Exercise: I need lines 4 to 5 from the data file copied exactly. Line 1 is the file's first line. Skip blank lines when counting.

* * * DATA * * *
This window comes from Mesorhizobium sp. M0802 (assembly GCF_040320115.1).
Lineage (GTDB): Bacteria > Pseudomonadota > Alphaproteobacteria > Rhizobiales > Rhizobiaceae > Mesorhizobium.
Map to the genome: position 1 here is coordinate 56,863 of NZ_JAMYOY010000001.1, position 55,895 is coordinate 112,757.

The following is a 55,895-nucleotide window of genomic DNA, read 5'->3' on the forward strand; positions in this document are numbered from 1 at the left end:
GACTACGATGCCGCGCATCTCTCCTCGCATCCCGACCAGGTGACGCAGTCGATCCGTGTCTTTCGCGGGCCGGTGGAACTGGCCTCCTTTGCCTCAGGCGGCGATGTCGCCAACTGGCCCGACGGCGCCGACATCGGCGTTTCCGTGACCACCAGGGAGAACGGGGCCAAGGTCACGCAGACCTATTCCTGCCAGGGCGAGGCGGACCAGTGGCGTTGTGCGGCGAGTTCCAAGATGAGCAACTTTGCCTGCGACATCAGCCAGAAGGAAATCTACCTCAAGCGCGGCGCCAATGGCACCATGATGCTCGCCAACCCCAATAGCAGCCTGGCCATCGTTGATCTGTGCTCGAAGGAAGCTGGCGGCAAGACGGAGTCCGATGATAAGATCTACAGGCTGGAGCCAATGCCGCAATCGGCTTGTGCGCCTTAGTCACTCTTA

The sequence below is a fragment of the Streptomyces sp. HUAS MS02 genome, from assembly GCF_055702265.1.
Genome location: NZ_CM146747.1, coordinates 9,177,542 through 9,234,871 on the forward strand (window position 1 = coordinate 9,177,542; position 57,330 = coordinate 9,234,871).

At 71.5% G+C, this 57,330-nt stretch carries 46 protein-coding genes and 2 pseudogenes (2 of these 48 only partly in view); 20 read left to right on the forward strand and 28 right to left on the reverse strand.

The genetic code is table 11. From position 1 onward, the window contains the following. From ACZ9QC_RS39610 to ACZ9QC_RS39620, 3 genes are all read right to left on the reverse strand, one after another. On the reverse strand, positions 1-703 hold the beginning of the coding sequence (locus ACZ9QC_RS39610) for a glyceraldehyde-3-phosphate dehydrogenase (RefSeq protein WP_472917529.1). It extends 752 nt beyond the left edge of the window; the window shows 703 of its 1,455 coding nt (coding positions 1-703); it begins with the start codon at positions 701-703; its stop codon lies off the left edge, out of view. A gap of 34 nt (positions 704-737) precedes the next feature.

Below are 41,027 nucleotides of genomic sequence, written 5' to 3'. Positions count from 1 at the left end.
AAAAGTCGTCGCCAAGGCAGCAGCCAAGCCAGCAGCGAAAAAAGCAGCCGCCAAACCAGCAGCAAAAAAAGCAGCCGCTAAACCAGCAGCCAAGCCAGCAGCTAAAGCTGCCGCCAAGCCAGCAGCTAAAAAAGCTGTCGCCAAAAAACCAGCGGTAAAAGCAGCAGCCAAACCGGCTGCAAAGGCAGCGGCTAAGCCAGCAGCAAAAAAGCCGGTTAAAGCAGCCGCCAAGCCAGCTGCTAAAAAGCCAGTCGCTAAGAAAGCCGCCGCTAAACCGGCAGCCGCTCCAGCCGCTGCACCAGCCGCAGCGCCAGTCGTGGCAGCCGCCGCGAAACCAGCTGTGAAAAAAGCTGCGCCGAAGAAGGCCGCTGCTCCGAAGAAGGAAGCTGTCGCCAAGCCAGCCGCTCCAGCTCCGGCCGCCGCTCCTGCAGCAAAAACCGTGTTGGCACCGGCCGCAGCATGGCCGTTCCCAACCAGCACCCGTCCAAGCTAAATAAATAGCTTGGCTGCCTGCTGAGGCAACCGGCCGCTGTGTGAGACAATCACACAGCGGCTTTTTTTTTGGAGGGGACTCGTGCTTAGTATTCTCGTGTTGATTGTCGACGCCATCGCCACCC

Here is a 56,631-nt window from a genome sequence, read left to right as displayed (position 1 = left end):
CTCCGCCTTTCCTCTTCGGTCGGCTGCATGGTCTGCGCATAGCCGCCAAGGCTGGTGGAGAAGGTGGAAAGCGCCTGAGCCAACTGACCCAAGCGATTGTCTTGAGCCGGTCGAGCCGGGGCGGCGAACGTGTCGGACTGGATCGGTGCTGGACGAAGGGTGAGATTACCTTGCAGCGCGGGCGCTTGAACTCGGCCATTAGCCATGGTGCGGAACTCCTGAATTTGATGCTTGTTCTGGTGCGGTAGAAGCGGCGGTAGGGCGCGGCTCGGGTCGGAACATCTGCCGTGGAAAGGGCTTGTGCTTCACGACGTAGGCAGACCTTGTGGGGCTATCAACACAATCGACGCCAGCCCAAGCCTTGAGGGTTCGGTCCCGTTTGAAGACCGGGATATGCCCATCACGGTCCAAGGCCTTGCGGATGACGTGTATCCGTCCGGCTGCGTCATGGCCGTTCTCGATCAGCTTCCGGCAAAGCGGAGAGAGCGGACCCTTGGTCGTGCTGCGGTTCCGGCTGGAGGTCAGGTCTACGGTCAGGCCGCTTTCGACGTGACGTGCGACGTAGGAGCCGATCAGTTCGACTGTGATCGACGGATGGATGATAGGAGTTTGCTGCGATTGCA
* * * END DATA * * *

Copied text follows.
The following is a 55,895-nucleotide window of genomic DNA, read 5'->3' on the forward strand; positions in this document are numbered from 1 at the left end:
GACTACGATGCCGCGCATCTCTCCTCGCATCCCGACCAGGTGACGCAGTCGATCCGTGTCTTTCGCGGGCCGGTGGAACTGGCCTCCTTTGCCTCAGGCGGCGATGTCGCCAACTGGCCCGACGGCGCCGACATCGGCGTTTCCGTGACCACCAGGGAGAACGGGGCCAAGGTCACGCAGACCTATTCCTGCCAGGGCGAGGCGGACCAGTGGCGTTGTGCGGCGAGTTCCAAGATGAGCAACTTTGCCTGCGACATCAGCCAGAAGGAAATCTACCTCAAGCGCGGCGCCAATGGCACCATGATGCTCGCCAACCCCAATAGCAGCCTGGCCATCGTTGATCTGTGCTCGAAGGAAGCTGGCGGCAAGACGGAGTCCGATGATAAGATCTACAGGCTGGAGCCAATGCCGCAATCGGCTTGTGCGCCTTAGTCACTCTTA